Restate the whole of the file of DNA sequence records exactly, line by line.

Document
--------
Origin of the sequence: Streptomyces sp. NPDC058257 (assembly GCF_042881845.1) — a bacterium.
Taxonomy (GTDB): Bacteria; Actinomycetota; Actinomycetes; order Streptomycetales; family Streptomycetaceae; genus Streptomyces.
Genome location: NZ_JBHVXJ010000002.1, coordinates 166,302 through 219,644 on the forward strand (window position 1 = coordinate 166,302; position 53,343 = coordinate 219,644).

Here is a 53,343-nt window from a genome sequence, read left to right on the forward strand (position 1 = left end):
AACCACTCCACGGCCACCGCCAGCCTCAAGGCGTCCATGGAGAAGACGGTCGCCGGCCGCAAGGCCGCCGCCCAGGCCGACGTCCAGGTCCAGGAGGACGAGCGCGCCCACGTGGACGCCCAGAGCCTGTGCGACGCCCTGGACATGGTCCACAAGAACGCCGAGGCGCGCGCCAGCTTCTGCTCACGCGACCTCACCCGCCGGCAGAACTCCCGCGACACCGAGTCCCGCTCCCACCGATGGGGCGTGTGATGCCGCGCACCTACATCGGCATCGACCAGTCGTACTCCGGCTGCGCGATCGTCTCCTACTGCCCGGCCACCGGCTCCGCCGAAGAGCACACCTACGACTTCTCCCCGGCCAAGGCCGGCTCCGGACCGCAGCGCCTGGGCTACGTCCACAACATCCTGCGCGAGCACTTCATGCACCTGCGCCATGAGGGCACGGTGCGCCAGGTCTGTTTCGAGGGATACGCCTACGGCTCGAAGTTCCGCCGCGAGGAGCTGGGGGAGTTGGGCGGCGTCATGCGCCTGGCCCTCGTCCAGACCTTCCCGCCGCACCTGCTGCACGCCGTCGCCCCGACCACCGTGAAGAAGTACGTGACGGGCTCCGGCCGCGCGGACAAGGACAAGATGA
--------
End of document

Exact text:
Origin of the sequence: Streptomyces sp. NPDC058257 (assembly GCF_042881845.1) — a bacterium.
Taxonomy (GTDB): Bacteria; Actinomycetota; Actinomycetes; order Streptomycetales; family Streptomycetaceae; genus Streptomyces.
Genome location: NZ_JBHVXJ010000002.1, coordinates 166,302 through 219,644 on the forward strand (window position 1 = coordinate 166,302; position 53,343 = coordinate 219,644).

Here is a 53,343-nt window from a genome sequence, read left to right on the forward strand (position 1 = left end):
AACCACTCCACGGCCACCGCCAGCCTCAAGGCGTCCATGGAGAAGACGGTCGCCGGCCGCAAGGCCGCCGCCCAGGCCGACGTCCAGGTCCAGGAGGACGAGCGCGCCCACGTGGACGCCCAGAGCCTGTGCGACGCCCTGGACATGGTCCACAAGAACGCCGAGGCGCGCGCCAGCTTCTGCTCACGCGACCTCACCCGCCGGCAGAACTCCCGCGACACCGAGTCCCGCTCCCACCGATGGGGCGTGTGATGCCGCGCACCTACATCGGCATCGACCAGTCGTACTCCGGCTGCGCGATCGTCTCCTACTGCCCGGCCACCGGCTCCGCCGAAGAGCACACCTACGACTTCTCCCCGGCCAAGGCCGGCTCCGGACCGCAGCGCCTGGGCTACGTCCACAACATCCTGCGCGAGCACTTCATGCACCTGCGCCATGAGGGCACGGTGCGCCAGGTCTGTTTCGAGGGATACGCCTACGGCTCGAAGTTCCGCCGCGAGGAGCTGGGGGAGTTGGGCGGCGTCATGCGCCTGGCCCTCGTCCAGACCTTCCCGCCGCACCTGCTGCACGCCGTCGCCCCGACCACCGTGAAGAAGTACGTGACGGGCTCCGGCCGCGCGGACAAGGACAAGATGA